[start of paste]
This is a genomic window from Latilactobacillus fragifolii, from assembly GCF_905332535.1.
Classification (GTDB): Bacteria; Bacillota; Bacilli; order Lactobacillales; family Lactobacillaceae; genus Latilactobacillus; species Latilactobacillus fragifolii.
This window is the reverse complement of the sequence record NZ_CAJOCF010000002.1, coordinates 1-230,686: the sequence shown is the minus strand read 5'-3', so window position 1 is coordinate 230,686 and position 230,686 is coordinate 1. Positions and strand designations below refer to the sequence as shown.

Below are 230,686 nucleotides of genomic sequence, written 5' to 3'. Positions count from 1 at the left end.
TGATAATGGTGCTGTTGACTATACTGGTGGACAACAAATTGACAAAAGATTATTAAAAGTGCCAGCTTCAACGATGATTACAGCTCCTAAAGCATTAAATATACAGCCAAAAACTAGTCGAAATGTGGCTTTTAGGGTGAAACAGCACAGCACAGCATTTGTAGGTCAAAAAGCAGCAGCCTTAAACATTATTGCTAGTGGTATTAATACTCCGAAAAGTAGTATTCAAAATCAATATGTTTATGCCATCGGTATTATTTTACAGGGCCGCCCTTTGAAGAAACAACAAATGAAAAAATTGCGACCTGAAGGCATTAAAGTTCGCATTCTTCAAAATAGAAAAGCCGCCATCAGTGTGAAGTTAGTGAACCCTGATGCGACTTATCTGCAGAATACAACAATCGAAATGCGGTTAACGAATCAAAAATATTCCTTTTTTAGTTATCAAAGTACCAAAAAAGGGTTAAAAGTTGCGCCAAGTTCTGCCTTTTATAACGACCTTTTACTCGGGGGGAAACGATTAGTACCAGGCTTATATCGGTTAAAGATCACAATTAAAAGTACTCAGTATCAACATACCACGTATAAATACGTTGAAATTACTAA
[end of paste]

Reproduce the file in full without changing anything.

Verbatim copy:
This is a genomic window from Latilactobacillus fragifolii, from assembly GCF_905332535.1.
Classification (GTDB): Bacteria; Bacillota; Bacilli; order Lactobacillales; family Lactobacillaceae; genus Latilactobacillus; species Latilactobacillus fragifolii.
This window is the reverse complement of the sequence record NZ_CAJOCF010000002.1, coordinates 1-230,686: the sequence shown is the minus strand read 5'-3', so window position 1 is coordinate 230,686 and position 230,686 is coordinate 1. Positions and strand designations below refer to the sequence as shown.

Below are 230,686 nucleotides of genomic sequence, written 5' to 3'. Positions count from 1 at the left end.
TGATAATGGTGCTGTTGACTATACTGGTGGACAACAAATTGACAAAAGATTATTAAAAGTGCCAGCTTCAACGATGATTACAGCTCCTAAAGCATTAAATATACAGCCAAAAACTAGTCGAAATGTGGCTTTTAGGGTGAAACAGCACAGCACAGCATTTGTAGGTCAAAAAGCAGCAGCCTTAAACATTATTGCTAGTGGTATTAATACTCCGAAAAGTAGTATTCAAAATCAATATGTTTATGCCATCGGTATTATTTTACAGGGCCGCCCTTTGAAGAAACAACAAATGAAAAAATTGCGACCTGAAGGCATTAAAGTTCGCATTCTTCAAAATAGAAAAGCCGCCATCAGTGTGAAGTTAGTGAACCCTGATGCGACTTATCTGCAGAATACAACAATCGAAATGCGGTTAACGAATCAAAAATATTCCTTTTTTAGTTATCAAAGTACCAAAAAAGGGTTAAAAGTTGCGCCAAGTTCTGCCTTTTATAACGACCTTTTACTCGGGGGGAAACGATTAGTACCAGGCTTATATCGGTTAAAGATCACAATTAAAAGTACTCAGTATCAACATACCACGTATAAATACGTTGAAATTACTAA